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How tax reform affects your business bottom line

Posted on February 7, 2019

As you probably already know, the comprehensive tax reform bill known as the Tax Cuts and Jobs Act affects both personal and business taxes. There’s a lot of information out there about understanding personal taxes, but not as much available about how new business regulations will affect your business bottom line.

Here is some information from the Small Business CPAs at Teipen Selanders Poynter & Ayres to help provide a lay of the land prior to completing your business taxes. You can get a pretty fair picture of 2018s business taxes by utilizing the following IRS on-line resources.

The main IRS page for businesses is Tax Reform Small Business Initiative.
Intended as a one-stop shop, this source highlights lots of important tax reform topics for small businesses. Users can also link from this page out to more resources with additional information, organized in sections by topic, including:

  • Income: taxation of foreign income, carried interest, and like-kind exchanges
  • Deductions and depreciation: fringe benefits, moving expenses, standard mileage rates, deduction for passthrough businesses, and business interest expenses
  • Credits: employer credit for paid family and medical leave, and the rehabilitation tax credit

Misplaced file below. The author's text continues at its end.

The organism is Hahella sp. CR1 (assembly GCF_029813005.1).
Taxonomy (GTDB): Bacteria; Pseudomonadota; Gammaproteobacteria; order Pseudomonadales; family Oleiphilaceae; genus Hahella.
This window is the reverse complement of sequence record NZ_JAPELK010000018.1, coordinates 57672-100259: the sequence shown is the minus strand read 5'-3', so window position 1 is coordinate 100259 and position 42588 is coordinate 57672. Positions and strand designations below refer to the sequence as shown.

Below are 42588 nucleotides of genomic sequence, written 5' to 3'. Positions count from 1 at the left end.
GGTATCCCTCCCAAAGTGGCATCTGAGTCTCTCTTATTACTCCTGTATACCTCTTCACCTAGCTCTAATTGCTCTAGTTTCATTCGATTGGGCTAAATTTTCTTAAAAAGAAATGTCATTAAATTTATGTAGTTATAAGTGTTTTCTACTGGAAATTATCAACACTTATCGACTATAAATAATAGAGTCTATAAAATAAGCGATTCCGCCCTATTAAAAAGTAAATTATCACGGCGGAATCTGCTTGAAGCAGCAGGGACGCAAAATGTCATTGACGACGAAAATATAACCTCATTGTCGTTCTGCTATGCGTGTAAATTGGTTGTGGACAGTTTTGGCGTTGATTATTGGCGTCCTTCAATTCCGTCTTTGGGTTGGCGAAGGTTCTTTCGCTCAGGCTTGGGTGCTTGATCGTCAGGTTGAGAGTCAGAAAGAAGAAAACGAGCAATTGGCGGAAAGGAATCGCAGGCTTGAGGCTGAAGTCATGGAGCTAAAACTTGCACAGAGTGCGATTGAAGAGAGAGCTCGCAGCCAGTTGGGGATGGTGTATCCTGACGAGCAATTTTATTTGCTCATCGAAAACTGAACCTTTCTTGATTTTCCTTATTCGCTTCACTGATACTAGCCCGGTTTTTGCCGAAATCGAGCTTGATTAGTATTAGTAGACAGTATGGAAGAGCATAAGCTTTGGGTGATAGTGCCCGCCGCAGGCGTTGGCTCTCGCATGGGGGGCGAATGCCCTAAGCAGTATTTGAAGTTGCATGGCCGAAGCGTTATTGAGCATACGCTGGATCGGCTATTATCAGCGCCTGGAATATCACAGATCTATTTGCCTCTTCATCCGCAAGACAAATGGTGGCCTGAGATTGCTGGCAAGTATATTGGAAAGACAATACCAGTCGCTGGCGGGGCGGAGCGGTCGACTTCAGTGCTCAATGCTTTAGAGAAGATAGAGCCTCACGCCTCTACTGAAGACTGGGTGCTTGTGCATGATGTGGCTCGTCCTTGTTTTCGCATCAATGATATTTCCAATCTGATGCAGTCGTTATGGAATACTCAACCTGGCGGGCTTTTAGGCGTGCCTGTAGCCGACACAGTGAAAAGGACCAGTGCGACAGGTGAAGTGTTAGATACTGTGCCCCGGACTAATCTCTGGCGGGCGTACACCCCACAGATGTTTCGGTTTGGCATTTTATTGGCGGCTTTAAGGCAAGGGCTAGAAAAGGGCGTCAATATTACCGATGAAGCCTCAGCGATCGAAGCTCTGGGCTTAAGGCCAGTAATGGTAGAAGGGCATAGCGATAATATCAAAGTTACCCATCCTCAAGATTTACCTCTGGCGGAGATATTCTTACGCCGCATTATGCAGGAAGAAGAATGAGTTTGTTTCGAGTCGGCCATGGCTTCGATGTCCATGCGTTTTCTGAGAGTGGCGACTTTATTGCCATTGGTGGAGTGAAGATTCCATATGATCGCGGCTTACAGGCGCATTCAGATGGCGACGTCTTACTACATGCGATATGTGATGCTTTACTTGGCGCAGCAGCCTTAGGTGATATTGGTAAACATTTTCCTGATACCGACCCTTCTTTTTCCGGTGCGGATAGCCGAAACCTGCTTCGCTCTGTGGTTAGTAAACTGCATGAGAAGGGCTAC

• Taxes: blended federal income tax and withholding
  • Accounting method changes

From the IRS Tax reform resources page, users can link to FAQs, tax reform tax tips, revenue procedures, fact sheets, articles and news releases.

The CPAs at TSPA really like Tax Cuts and Jobs Act: A comparison for businesses,
a side-by-side comparison page to help businesses readily understand the changes the new law made to previous laws. Viewing this can help your business make decisions regarding deductions, depreciation, expensing, tax credits, and other tax items that affect businesses.

Tax reform: What’s new for your business 
This electronic publication covers many of the TCJA provisions that are important for small and medium-sized businesses, their owners, and tax professionals to understand, including:

  • Qualified business income deduction
  • Depreciation: Section 168 and 179 modifications
  • Business-related losses, exclusions and deductions
  • Business credits
  • Corporate tax provisions
  • S corporations
  • Farm provisions

If you aren’t sure where your business stands tax-wise, the best recourse for your business is talking to a reputable CPA that specializes in small to medium sized businesses, like our team here at TSPA. Let’s talk.